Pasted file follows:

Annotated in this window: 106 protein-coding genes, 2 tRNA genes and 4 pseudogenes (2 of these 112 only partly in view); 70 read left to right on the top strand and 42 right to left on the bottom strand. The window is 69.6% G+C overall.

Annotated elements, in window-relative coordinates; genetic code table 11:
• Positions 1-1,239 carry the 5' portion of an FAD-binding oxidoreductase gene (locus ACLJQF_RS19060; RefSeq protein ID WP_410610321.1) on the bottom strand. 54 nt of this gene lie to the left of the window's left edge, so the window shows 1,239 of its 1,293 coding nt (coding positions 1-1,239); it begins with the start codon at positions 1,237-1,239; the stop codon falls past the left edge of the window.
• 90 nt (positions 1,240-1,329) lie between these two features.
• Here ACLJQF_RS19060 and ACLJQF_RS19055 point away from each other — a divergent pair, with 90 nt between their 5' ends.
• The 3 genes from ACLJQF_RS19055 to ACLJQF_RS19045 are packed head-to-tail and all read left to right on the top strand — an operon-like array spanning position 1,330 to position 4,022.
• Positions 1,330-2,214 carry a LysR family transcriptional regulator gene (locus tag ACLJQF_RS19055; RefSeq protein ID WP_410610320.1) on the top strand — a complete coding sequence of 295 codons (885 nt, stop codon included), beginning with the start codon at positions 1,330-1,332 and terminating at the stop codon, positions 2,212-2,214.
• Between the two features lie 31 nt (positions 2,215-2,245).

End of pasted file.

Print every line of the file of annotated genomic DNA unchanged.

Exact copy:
Annotated in this window: 106 protein-coding genes, 2 tRNA genes and 4 pseudogenes (2 of these 112 only partly in view); 70 read left to right on the top strand and 42 right to left on the bottom strand. The window is 69.6% G+C overall.

Annotated elements, in window-relative coordinates; genetic code table 11:
• Positions 1-1,239 carry the 5' portion of an FAD-binding oxidoreductase gene (locus ACLJQF_RS19060; RefSeq protein ID WP_410610321.1) on the bottom strand. 54 nt of this gene lie to the left of the window's left edge, so the window shows 1,239 of its 1,293 coding nt (coding positions 1-1,239); it begins with the start codon at positions 1,237-1,239; the stop codon falls past the left edge of the window.
• 90 nt (positions 1,240-1,329) lie between these two features.
• Here ACLJQF_RS19060 and ACLJQF_RS19055 point away from each other — a divergent pair, with 90 nt between their 5' ends.
• The 3 genes from ACLJQF_RS19055 to ACLJQF_RS19045 are packed head-to-tail and all read left to right on the top strand — an operon-like array spanning position 1,330 to position 4,022.
• Positions 1,330-2,214 carry a LysR family transcriptional regulator gene (locus tag ACLJQF_RS19055; RefSeq protein ID WP_410610320.1) on the top strand — a complete coding sequence of 295 codons (885 nt, stop codon included), beginning with the start codon at positions 1,330-1,332 and terminating at the stop codon, positions 2,212-2,214.
• Between the two features lie 31 nt (positions 2,215-2,245).